When you’re trying to recover from alcohol and drug addiction, it’s important to make sure that every part of your life changes. Everything looks different, from the people you associate with to your vacations. This is partly what makes beating an addiction so difficult and stressful. While it might be tempting to see vacations as time off from your recovery efforts too, one slip could mean the end of all your hard work. Still, it can be a difficult task to stay sober on vacation, and this can cause major anxiety for individuals trying to maintain their recovery efforts. If you’re anxious about an upcoming vacation, don’t worry. There are tips you can use to help you stay on track and sober throughout your vacation.
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Chances are good that you’re traveling with other people. Make sure they know that you’re trying hard to stay sober. Highlight your efforts thus far, and explain to them why it’s so important for you to avoid the substances that previously got you into trouble. Ask them for their support. You’d be surprised how many people would be willing to drink away from you or engage in activities that don’t involve alcohol in order to help you stay on track. Alcohol might be fun for some, but if you’ve surrounded yourself with the right people, they’ll be more than happy to help you out. There’s no shame in talking about your recovery. If anything, they’ll be proud of you for taking steps to improve your life.
It’s amazing how one unhealthy decision can often lead to another. If you’re skipping sleep, eating bad food, and otherwise neglecting your health, it can easily lead you down the path of drinking. You don’t have to be a saint on vacation — have a slice of cake or that juicy burger. But don’t make unhealthy decisions habitual. Make sure to exercise, get enough sleep, take time for yourself, and check in with yourself to ensure you’re staying healthy. Doing so can go a long way to help you avoid alcohol.
Not everyone is fortunate enough to have close friends and family members who support their recovery efforts. However, that’s no excuse for slipping off the wagon while on vacation. The chances are good that if you’ve come this far, you have a support network somewhere. Maybe it’s an AA group or an online support network. Maybe it’s a church congregation or a yoga class. Whoever it is that’s been helping you so far, make sure you can stay in touch with them while on vacation. Let them know you’re going, when to hear from you, and even ask that they check in with you via text or messenger to see how you’re doing. Call them if you feel the urge to drink. Your support network is your foundation, your rock, so don’t abandon them while on vacation. h Y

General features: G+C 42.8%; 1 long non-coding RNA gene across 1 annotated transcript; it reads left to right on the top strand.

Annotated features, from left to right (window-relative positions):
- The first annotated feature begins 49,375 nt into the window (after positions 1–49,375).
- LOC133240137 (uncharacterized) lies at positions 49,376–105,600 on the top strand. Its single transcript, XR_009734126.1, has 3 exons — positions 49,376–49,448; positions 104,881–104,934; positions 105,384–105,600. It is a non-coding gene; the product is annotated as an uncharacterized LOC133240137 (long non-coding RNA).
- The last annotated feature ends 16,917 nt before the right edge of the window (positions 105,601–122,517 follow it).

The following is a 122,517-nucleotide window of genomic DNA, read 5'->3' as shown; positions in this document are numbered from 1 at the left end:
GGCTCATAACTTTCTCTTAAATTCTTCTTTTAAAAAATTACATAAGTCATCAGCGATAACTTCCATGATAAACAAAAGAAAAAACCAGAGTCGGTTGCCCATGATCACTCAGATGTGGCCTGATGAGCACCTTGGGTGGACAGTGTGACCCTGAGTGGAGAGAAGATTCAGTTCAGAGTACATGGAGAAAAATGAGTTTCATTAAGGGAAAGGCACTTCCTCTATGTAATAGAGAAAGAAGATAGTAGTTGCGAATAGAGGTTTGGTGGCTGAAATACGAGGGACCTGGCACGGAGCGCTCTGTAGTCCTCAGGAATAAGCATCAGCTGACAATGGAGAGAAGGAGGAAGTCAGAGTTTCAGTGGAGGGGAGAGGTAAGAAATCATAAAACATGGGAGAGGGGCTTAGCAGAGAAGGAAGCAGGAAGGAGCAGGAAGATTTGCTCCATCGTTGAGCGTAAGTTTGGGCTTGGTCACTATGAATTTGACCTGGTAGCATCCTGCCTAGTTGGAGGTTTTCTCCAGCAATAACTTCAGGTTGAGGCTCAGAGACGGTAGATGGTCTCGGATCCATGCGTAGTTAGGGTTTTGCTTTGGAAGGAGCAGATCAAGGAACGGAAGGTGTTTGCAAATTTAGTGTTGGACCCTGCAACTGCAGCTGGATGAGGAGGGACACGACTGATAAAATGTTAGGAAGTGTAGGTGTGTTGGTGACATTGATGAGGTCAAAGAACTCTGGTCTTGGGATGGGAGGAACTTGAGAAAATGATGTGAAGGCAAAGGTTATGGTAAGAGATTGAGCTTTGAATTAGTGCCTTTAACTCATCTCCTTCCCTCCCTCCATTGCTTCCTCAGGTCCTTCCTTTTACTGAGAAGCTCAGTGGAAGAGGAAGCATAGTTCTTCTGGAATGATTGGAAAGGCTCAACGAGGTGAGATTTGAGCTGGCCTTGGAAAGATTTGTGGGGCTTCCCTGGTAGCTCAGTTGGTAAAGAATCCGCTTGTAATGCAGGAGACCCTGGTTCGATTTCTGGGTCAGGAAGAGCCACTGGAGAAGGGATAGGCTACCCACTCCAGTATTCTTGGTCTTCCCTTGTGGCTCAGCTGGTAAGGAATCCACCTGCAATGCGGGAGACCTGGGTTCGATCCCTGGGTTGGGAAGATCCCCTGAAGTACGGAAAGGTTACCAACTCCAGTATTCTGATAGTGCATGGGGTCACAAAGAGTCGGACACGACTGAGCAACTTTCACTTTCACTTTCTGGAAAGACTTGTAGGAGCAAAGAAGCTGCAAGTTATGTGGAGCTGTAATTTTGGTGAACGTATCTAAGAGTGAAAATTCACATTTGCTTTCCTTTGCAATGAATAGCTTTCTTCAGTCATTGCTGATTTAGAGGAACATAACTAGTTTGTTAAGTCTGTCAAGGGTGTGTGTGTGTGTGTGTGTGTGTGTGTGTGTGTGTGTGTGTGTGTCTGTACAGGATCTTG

Depending on where you are in your recovery, it might be a good idea to avoid alcohol-centered locations when taking a vacation. In other words, if you’ve been planning a trip to Vegas, maybe choose a wilderness camping trip instead. This is particularly true if you’re early in your recovery. Sure, you might be able to make it through a week in Vegas without touching a drink — that would be great! But why risk it? Until you have years of recovery behind you, try your best to choose vacation destinations that aren’t known for alcohol consumption and general recklessness.
Finally, make sure you anticipate any potential triggers and have a toolbox ready to go. Is stress something that makes you want to drink? Have a course of action prepared for flight delays, obnoxious neighbors on your flight, and anything else that might cause you stress. Download your favorite recovery apps, eBooks, games, meditation apps, and anything else that can help you get through those tough times. Set yourself up for success. If you know flights cause you stress, tell the flight attendant serving you to please not offer you any alcohol because you’re in recovery. They will be more than happy to oblige. Know yourself, know your triggers, and be prepared for them.
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There are other ways you can help yourself stay sober while on vacation, but these are some of the most successful methods that others in recovery have used. The name of the game is creating the best chance of success for yourself. Going on vacation because you’re stressed about your life might not be a great idea; in fact, it could be a recipe for disaster. Only go on vacation when you’re in a good frame of mind, you’re able to communicate your needs to others, you have access to your support network, and you can set yourself up for success. Avoid locations that are notorious for alcohol consumption, and make sure you’re staying healthy while traveling. Doing these things can help you stay on track and sober while on vacation.
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